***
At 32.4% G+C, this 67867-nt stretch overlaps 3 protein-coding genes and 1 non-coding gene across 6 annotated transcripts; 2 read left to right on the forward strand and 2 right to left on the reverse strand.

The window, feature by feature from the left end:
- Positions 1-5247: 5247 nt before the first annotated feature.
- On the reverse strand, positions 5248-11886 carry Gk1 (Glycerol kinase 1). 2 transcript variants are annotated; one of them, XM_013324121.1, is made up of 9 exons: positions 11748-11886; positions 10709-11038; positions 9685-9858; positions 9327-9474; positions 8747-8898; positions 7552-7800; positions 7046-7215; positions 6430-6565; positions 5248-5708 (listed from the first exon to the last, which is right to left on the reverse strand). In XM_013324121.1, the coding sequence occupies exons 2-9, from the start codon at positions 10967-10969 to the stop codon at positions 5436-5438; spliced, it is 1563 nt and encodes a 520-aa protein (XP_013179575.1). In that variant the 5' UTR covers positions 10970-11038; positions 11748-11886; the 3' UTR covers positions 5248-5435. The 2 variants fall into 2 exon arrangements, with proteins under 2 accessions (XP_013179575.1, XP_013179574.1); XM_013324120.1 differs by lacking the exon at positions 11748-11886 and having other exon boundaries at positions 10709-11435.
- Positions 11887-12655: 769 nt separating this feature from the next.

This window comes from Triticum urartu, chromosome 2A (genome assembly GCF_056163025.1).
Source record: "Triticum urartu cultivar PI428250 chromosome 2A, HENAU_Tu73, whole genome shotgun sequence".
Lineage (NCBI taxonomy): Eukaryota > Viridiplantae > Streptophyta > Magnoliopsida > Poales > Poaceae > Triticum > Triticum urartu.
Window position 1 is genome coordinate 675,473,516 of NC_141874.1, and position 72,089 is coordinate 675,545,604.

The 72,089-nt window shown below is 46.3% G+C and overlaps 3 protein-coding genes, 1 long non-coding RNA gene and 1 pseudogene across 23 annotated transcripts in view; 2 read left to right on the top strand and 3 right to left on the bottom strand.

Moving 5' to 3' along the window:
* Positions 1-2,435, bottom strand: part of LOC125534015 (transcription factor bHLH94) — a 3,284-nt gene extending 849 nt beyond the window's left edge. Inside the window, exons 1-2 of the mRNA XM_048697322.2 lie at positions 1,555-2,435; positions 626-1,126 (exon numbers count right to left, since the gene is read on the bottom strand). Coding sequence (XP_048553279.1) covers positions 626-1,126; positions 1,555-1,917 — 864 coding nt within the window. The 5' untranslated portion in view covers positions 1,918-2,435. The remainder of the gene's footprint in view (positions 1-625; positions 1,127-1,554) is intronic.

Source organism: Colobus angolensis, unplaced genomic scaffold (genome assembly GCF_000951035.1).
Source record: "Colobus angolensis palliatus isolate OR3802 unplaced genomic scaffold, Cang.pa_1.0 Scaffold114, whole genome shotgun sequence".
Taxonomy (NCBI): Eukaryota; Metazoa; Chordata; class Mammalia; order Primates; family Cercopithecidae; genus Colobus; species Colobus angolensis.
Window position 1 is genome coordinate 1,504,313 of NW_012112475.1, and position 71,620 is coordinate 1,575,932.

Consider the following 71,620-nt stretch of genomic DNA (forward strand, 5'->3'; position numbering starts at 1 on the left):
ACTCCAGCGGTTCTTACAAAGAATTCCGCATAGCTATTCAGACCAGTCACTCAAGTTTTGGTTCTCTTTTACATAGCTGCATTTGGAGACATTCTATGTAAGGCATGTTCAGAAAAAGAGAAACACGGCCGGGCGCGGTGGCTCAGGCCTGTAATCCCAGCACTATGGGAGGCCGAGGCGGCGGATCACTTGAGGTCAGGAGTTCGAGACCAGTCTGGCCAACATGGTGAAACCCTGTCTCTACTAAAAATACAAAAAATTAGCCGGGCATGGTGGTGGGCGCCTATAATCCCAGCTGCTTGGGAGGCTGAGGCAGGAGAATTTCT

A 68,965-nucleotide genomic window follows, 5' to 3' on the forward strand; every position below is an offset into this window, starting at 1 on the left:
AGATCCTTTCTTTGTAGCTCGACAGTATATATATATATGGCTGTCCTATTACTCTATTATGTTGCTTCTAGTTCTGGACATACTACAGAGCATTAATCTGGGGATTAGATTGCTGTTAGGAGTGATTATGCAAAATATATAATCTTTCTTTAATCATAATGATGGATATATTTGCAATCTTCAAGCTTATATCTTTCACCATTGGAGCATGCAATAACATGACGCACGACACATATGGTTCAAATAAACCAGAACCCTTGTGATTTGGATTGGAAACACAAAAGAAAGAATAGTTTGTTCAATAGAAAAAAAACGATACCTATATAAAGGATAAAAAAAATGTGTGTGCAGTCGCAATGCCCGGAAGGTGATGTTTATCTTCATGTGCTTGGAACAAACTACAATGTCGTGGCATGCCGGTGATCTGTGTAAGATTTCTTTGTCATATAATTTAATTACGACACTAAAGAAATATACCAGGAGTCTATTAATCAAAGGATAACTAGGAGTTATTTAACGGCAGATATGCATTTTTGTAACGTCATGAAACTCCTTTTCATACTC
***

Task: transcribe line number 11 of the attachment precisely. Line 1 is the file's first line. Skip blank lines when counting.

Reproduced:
Moving 5' to 3' along the window: